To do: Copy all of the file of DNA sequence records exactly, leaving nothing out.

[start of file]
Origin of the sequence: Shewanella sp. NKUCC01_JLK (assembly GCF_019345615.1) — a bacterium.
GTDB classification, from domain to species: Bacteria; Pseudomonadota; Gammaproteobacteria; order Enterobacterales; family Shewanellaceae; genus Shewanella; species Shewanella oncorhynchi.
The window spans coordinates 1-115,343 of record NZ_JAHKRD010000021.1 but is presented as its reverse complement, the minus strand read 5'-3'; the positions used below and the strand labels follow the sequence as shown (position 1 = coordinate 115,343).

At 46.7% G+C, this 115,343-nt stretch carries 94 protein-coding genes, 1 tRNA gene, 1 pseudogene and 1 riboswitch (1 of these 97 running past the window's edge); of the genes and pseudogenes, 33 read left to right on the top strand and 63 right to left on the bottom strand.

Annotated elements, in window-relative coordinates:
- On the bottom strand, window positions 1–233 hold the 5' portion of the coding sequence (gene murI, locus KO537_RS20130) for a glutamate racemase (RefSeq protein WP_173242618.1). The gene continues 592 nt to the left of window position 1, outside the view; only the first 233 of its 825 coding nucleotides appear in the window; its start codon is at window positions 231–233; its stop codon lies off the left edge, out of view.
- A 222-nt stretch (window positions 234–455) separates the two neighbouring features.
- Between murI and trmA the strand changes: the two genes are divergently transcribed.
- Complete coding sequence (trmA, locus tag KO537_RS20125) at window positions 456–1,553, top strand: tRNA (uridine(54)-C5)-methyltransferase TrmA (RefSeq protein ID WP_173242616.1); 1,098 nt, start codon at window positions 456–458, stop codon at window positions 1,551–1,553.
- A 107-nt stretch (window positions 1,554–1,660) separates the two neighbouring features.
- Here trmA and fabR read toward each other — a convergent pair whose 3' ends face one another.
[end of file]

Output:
Origin of the sequence: Shewanella sp. NKUCC01_JLK (assembly GCF_019345615.1) — a bacterium.
GTDB classification, from domain to species: Bacteria; Pseudomonadota; Gammaproteobacteria; order Enterobacterales; family Shewanellaceae; genus Shewanella; species Shewanella oncorhynchi.
The window spans coordinates 1-115,343 of record NZ_JAHKRD010000021.1 but is presented as its reverse complement, the minus strand read 5'-3'; the positions used below and the strand labels follow the sequence as shown (position 1 = coordinate 115,343).

At 46.7% G+C, this 115,343-nt stretch carries 94 protein-coding genes, 1 tRNA gene, 1 pseudogene and 1 riboswitch (1 of these 97 running past the window's edge); of the genes and pseudogenes, 33 read left to right on the top strand and 63 right to left on the bottom strand.

Annotated elements, in window-relative coordinates:
- On the bottom strand, window positions 1–233 hold the 5' portion of the coding sequence (gene murI, locus KO537_RS20130) for a glutamate racemase (RefSeq protein WP_173242618.1). The gene continues 592 nt to the left of window position 1, outside the view; only the first 233 of its 825 coding nucleotides appear in the window; its start codon is at window positions 231–233; its stop codon lies off the left edge, out of view.
- A 222-nt stretch (window positions 234–455) separates the two neighbouring features.
- Between murI and trmA the strand changes: the two genes are divergently transcribed.
- Complete coding sequence (trmA, locus tag KO537_RS20125) at window positions 456–1,553, top strand: tRNA (uridine(54)-C5)-methyltransferase TrmA (RefSeq protein ID WP_173242616.1); 1,098 nt, start codon at window positions 456–458, stop codon at window positions 1,551–1,553.
- A 107-nt stretch (window positions 1,554–1,660) separates the two neighbouring features.
- Here trmA and fabR read toward each other — a convergent pair whose 3' ends face one another.